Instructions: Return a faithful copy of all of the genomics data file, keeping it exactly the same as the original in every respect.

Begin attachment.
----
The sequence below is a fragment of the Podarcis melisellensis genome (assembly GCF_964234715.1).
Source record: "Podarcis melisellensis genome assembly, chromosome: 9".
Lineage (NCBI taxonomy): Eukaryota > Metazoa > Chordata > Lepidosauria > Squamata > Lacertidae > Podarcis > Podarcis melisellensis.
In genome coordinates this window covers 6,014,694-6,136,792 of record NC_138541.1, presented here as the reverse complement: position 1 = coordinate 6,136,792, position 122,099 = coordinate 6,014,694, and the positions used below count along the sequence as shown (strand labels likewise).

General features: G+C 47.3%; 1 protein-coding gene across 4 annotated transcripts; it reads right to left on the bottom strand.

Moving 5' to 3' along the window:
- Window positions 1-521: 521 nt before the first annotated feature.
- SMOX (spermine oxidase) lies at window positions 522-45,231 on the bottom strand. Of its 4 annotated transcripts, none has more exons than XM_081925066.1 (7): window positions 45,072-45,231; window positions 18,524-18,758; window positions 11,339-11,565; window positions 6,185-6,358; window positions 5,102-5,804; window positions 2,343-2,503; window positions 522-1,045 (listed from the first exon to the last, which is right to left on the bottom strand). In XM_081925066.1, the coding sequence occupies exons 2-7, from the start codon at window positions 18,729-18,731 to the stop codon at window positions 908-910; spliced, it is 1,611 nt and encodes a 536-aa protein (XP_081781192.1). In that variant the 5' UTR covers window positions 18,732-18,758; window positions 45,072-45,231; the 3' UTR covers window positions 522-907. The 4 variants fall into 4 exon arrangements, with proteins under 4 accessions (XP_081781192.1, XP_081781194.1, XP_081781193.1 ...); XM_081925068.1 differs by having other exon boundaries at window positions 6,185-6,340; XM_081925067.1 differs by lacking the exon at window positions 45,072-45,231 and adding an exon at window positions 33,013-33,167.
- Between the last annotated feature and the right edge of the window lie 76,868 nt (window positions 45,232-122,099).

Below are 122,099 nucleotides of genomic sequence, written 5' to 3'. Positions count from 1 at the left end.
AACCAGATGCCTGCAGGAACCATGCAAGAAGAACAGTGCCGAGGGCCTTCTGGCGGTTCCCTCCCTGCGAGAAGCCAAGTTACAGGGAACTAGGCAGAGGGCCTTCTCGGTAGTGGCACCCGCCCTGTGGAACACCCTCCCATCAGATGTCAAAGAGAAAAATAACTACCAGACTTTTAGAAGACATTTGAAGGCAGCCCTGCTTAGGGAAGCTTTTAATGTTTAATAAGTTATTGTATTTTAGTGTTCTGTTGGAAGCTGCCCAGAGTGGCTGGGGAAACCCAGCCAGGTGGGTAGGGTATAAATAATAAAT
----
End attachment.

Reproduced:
The sequence below is a fragment of the Podarcis melisellensis genome (assembly GCF_964234715.1).
Source record: "Podarcis melisellensis genome assembly, chromosome: 9".
Lineage (NCBI taxonomy): Eukaryota > Metazoa > Chordata > Lepidosauria > Squamata > Lacertidae > Podarcis > Podarcis melisellensis.
In genome coordinates this window covers 6,014,694-6,136,792 of record NC_138541.1, presented here as the reverse complement: position 1 = coordinate 6,136,792, position 122,099 = coordinate 6,014,694, and the positions used below count along the sequence as shown (strand labels likewise).

General features: G+C 47.3%; 1 protein-coding gene across 4 annotated transcripts; it reads right to left on the bottom strand.

Moving 5' to 3' along the window:
- Window positions 1-521: 521 nt before the first annotated feature.
- SMOX (spermine oxidase) lies at window positions 522-45,231 on the bottom strand. Of its 4 annotated transcripts, none has more exons than XM_081925066.1 (7): window positions 45,072-45,231; window positions 18,524-18,758; window positions 11,339-11,565; window positions 6,185-6,358; window positions 5,102-5,804; window positions 2,343-2,503; window positions 522-1,045 (listed from the first exon to the last, which is right to left on the bottom strand). In XM_081925066.1, the coding sequence occupies exons 2-7, from the start codon at window positions 18,729-18,731 to the stop codon at window positions 908-910; spliced, it is 1,611 nt and encodes a 536-aa protein (XP_081781192.1). In that variant the 5' UTR covers window positions 18,732-18,758; window positions 45,072-45,231; the 3' UTR covers window positions 522-907. The 4 variants fall into 4 exon arrangements, with proteins under 4 accessions (XP_081781192.1, XP_081781194.1, XP_081781193.1 ...); XM_081925068.1 differs by having other exon boundaries at window positions 6,185-6,340; XM_081925067.1 differs by lacking the exon at window positions 45,072-45,231 and adding an exon at window positions 33,013-33,167.
- Between the last annotated feature and the right edge of the window lie 76,868 nt (window positions 45,232-122,099).

Below are 122,099 nucleotides of genomic sequence, written 5' to 3'. Positions count from 1 at the left end.
AACCAGATGCCTGCAGGAACCATGCAAGAAGAACAGTGCCGAGGGCCTTCTGGCGGTTCCCTCCCTGCGAGAAGCCAAGTTACAGGGAACTAGGCAGAGGGCCTTCTCGGTAGTGGCACCCGCCCTGTGGAACACCCTCCCATCAGATGTCAAAGAGAAAAATAACTACCAGACTTTTAGAAGACATTTGAAGGCAGCCCTGCTTAGGGAAGCTTTTAATGTTTAATAAGTTATTGTATTTTAGTGTTCTGTTGGAAGCTGCCCAGAGTGGCTGGGGAAACCCAGCCAGGTGGGTAGGGTATAAATAATAAAT